Something to get our teeth intoby Marc Wilson
Vampires have been the in thing for a while now. Should we be worried – or just scared?
Are you Team Edward or Team Jacob? Do you even know what that means? Do you care? Just kidding. You’re down with the young folk, so you know this is a Twilight reference – the multi-million-dollar young adult-targeted trilogy about abstinence and, well, vampires. Vampires have been the in thing for a while now, what with the success of such shows as True Blood, Buffy the Vampire Slayer (and its spin-off, Angel), The Vampire Diaries and Moonlight (didn’t last long, unfortunately) – not to mention the Count on Sesame Street.
How come we (and by “we” I mean mainly teenage girls) are not keen on leeches, but go weak-kneed if the bloodsuckers in question are pasty and angsty and sparkle in sunlight? There have been, you’ll be surprised to hear, few studies on the psychology of vampire-love. But there has been some speculation, much of it from that area of psychology/psychiatry inspired by Freud and his belief that hot sweaty urges oozing from our unconscious drive much of our behaviour. Vampires represent our suppressed sexual yearnings, particularly the sort of things we secretly want to get into but can’t, thanks to our uptight upbringings, etc. A nice story, and in the absence of what I would think of as evidence, little more than that.
Alternatively, we (teenage girls again) fancy Edward (angsty vampire protagonist in the Twilight series) because girls are attracted to bad boys, but he’s also a safe bad boy, because he doesn’t give in to his urges. He just “yearns”. Similarly plausible and utterly without empirical support.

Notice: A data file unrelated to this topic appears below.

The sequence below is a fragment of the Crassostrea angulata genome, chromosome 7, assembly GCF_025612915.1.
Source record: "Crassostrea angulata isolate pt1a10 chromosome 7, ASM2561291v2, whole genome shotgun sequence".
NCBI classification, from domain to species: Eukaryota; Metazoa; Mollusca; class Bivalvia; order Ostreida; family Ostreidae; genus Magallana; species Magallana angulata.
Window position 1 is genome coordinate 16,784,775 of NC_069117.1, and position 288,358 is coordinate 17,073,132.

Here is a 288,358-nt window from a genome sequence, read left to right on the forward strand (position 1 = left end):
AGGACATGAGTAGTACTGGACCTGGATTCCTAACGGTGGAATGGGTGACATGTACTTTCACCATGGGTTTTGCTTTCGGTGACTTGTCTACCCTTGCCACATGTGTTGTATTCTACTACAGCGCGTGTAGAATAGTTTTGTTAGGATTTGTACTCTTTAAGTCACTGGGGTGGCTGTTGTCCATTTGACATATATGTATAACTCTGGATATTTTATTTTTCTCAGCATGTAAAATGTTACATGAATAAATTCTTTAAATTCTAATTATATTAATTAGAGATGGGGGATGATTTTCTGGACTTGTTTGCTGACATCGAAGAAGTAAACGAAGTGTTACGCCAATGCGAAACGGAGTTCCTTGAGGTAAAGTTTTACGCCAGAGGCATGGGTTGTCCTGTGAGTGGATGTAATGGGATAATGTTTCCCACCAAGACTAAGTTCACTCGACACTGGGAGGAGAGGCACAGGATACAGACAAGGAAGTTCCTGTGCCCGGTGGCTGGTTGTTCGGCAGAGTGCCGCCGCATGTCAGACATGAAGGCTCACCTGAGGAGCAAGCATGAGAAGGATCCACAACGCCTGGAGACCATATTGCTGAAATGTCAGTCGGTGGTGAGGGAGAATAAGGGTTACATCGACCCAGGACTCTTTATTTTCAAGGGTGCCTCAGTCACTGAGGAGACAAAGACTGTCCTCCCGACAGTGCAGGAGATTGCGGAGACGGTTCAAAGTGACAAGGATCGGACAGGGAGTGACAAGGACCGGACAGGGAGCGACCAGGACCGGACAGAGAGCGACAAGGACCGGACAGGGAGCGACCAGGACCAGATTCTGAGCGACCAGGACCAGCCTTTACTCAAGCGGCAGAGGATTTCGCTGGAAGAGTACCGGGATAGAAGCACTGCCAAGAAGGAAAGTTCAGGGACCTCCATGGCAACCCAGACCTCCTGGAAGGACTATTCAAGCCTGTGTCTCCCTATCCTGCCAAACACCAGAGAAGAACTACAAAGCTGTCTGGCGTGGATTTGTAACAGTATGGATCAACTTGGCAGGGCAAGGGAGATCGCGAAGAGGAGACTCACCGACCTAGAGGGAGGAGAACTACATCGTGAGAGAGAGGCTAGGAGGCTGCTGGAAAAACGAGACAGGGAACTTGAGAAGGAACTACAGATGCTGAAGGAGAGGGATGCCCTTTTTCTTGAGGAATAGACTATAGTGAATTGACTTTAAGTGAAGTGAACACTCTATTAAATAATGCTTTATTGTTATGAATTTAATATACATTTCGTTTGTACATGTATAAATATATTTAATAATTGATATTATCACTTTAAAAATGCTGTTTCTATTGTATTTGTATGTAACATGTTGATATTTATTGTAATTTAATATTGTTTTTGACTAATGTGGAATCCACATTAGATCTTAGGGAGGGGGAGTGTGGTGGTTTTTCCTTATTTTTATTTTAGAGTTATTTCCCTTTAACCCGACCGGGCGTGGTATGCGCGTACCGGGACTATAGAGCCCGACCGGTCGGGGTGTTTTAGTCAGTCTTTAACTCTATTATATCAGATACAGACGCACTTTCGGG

Maybe we like vampires for the same reasons we like zombies, face-hugging aliens, haunted houses and whatnot – we like a good scare. Some of us enjoy being scared more than others. Part of this is probably physiological – we enjoy the experience of physiological arousal that comes from having a racing heart and sitting next to someone we fancy in the cinema who we hope might be scared enough to jump into our arms. Seriously, research shows this is one of the reasons guys think it’s a good idea to take a date to a horror movie.
Whatever the reason, this stuff is amazingly popular. Go into a bookshop and you’ll find whole bays devoted to “bit-lit”. But what of the impact on young people? One Welsh study has shown that among 13-15-year-olds, high-frequency TV watchers (four-plus hours a day) were twice as likely to believe in the existence of vampires. Holy moral panic, Batman! Next thing you know we’ll be drowning in vampire wannabes and blood.
In fact, look no further than the 2010 Wellington vampire scare when a group of young people landed in court over some attempted biting and sucking. Things like this led David Keyworth (“independent scholar” writing in the journal Australasian Policing) to ask whether vampires and werewolves are “an emerging criminal menace”, and talkback to run hot with concern over the imminent vampirism epidemic.
Sadly, not only is the incidence of vampiric crime rare indeed, but vampirism is sufficiently unusual that in the psychiatric literature it is typically included under various headings indicating how rare it is.
There has been some attempt to have it recognised, under the label of Renfield’s syndrome (Renfield is a mentally disturbed character in Bram Stoker’s Dracula), but remember it’s very rare indeed. And let’s not forget Twilight isn’t the first time vampires have been popular. The same concerns were raised in the 80s and 90s when Tom Cruise was playing the vampire Lestat. The streets are not awash with blood.
Speaking of things we eat (or drink, as the case may be), I’ll be writing about dietary behaviour in the coming weeks, and I’d like you to give me something to write about. If you’re willing to spend 20 minutes on a survey, please visit svy.mk/15g2YTH. One survey, mwa ha ha!
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